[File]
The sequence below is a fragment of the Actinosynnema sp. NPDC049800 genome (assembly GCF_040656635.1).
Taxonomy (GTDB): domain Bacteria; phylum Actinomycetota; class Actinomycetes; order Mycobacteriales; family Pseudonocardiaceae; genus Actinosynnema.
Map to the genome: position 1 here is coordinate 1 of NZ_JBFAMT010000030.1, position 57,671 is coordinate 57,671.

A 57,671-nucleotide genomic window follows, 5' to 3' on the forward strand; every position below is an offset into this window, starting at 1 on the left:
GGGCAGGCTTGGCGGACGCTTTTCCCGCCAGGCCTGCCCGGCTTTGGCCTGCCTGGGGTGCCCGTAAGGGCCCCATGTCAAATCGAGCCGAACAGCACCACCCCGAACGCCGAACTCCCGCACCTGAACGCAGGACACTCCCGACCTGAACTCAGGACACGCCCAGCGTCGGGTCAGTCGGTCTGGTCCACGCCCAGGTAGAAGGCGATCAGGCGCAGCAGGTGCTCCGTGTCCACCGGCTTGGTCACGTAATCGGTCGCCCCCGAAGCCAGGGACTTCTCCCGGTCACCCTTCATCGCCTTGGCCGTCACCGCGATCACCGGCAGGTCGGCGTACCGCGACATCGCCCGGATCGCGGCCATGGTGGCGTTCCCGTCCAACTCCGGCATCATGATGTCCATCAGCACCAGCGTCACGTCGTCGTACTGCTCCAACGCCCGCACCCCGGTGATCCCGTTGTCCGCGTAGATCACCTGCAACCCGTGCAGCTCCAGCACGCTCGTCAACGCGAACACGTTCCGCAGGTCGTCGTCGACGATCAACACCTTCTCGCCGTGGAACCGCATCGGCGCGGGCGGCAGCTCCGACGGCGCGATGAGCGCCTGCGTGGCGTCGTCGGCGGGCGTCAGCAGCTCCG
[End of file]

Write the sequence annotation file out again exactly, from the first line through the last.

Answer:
The sequence below is a fragment of the Actinosynnema sp. NPDC049800 genome (assembly GCF_040656635.1).
Taxonomy (GTDB): domain Bacteria; phylum Actinomycetota; class Actinomycetes; order Mycobacteriales; family Pseudonocardiaceae; genus Actinosynnema.
Map to the genome: position 1 here is coordinate 1 of NZ_JBFAMT010000030.1, position 57,671 is coordinate 57,671.

A 57,671-nucleotide genomic window follows, 5' to 3' on the forward strand; every position below is an offset into this window, starting at 1 on the left:
GGGCAGGCTTGGCGGACGCTTTTCCCGCCAGGCCTGCCCGGCTTTGGCCTGCCTGGGGTGCCCGTAAGGGCCCCATGTCAAATCGAGCCGAACAGCACCACCCCGAACGCCGAACTCCCGCACCTGAACGCAGGACACTCCCGACCTGAACTCAGGACACGCCCAGCGTCGGGTCAGTCGGTCTGGTCCACGCCCAGGTAGAAGGCGATCAGGCGCAGCAGGTGCTCCGTGTCCACCGGCTTGGTCACGTAATCGGTCGCCCCCGAAGCCAGGGACTTCTCCCGGTCACCCTTCATCGCCTTGGCCGTCACCGCGATCACCGGCAGGTCGGCGTACCGCGACATCGCCCGGATCGCGGCCATGGTGGCGTTCCCGTCCAACTCCGGCATCATGATGTCCATCAGCACCAGCGTCACGTCGTCGTACTGCTCCAACGCCCGCACCCCGGTGATCCCGTTGTCCGCGTAGATCACCTGCAACCCGTGCAGCTCCAGCACGCTCGTCAACGCGAACACGTTCCGCAGGTCGTCGTCGACGATCAACACCTTCTCGCCGTGGAACCGCATCGGCGCGGGCGGCAGCTCCGACGGCGCGATGAGCGCCTGCGTGGCGTCGTCGGCGGGCGTCAGCAGCTCCG